Yara Blog

In Name or in Deed? – The Selectiveness of Nationality

Tuesday, June 11th, 2013  


The shockingly heinous crime recently committed in broad day light on a London street by two black men is an unacceptable atrocity that has, however, generated an interesting dimension about our perceptions of nationality and citizenship.

The main perpetrator of the crime, a British citizen, Michael Adebolajo, was widely depicted in the British and international media as being a “British-born person of Nigerian descent”, resulting in vehement protests by the Nigerian community in the UK.   Their argument is that Adebolajo is a born and bred Brit – he was issued a birth certificate in the UK and holds a British passport; therefore, his name does not confirm his nationality.  These Nigerians in the diaspora are obviously worried about the negativity that can be easily generated if other British citizens associate such barbaric behavior and inhumane cruelty witnessed in this crime with other persons of Nigerian or African descent.

Nationality, according to the Oxford English dictionary, is the status of belonging to a particular nation. Status is defined as the official classification given to a person….. determining their rights or responsibilities; a person who has an affinity for a specified place (i.e. belongs to) – in this case, his or her country. Furthermore, the UK Boarder Agency website of the Home Office clarifies that if you were born in the UK before 1 January 1983, you are almost certainly a British citizen. The only exception is if you were born to certain diplomatic staff of foreign missions who had diplomatic immunity.  Here, Adebolajo’s citizenship is clearly not in contention, but what is his actual or perceived nationality?

Undeniably, the name Adebolajo is of Yoruba origin, and the perpetrator clearly has familial ties, whether distant or close, to Nigeria – but does this make him a Nigerian national?  The underlying problem with the British authorities’ description of Adebolajo is symptomatic of a selective classification of Nigerian immigrants depending on the particular actions being interrogated at that point in time.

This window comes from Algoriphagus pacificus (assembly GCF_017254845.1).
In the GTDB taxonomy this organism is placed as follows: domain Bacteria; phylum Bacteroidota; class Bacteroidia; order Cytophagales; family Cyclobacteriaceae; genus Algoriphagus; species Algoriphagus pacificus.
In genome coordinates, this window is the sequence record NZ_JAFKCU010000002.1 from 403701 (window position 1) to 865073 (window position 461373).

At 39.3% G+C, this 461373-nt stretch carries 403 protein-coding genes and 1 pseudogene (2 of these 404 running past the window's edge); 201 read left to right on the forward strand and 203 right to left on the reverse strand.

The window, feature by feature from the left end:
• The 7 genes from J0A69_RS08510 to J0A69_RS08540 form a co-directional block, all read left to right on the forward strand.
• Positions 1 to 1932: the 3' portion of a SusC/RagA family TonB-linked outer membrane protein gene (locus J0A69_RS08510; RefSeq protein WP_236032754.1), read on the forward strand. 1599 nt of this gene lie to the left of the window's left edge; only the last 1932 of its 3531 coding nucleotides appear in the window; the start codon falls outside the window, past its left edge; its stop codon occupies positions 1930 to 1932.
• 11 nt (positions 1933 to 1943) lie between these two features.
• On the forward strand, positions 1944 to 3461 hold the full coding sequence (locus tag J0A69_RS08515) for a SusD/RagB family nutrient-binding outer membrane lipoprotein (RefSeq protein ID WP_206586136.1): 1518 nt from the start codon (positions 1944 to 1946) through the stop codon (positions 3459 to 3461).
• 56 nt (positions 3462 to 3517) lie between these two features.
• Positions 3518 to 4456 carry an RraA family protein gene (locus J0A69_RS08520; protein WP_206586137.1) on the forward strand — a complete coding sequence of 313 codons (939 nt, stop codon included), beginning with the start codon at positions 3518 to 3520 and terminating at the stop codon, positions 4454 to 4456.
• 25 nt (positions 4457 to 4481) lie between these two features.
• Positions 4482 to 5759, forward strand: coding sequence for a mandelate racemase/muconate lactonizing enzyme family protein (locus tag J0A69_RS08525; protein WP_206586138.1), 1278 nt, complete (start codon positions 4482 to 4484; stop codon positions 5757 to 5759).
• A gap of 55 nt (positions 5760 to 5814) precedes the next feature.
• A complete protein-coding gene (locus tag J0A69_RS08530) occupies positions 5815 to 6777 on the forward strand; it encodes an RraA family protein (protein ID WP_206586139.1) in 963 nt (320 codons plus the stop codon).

As Nigerians in the diaspora and at home have rightly pointed out, this selectivity borders on hypocrisy when juxtaposed against laudable actions by Britons of Nigerian descent across different areas of British life.  For instance, in the world of sports, such as last summer’s Olympic games, a gold medal was won for the United Kingdom by a British amateur boxer called Anthony Joshua – Anthony Oluwafemi Olaseni Joshua. Other more readily identifiable UK athletes of repute with Nigerian ancestry include Philips Idowu and Christine Ohuruogu…and the list goes on and on.  However, when their laurels are being celebrated in the British public sphere, there is generally no mention of their Nigerian heritage.



Perhaps the argument could be made on behalf of the British authorities that in cases of terrorism, the nationalistic as well as religious ties of a person could shed significant light on the motives behind the crime. We saw a similar reasoning by the United States in 2009 when Umar Farouk Abdul Mutallab tried to blow up an American Delta jet on Christmas day.  In that case, the perpetrator, a Nigerian boy radicalised in the UK and Yemen, was repeatedly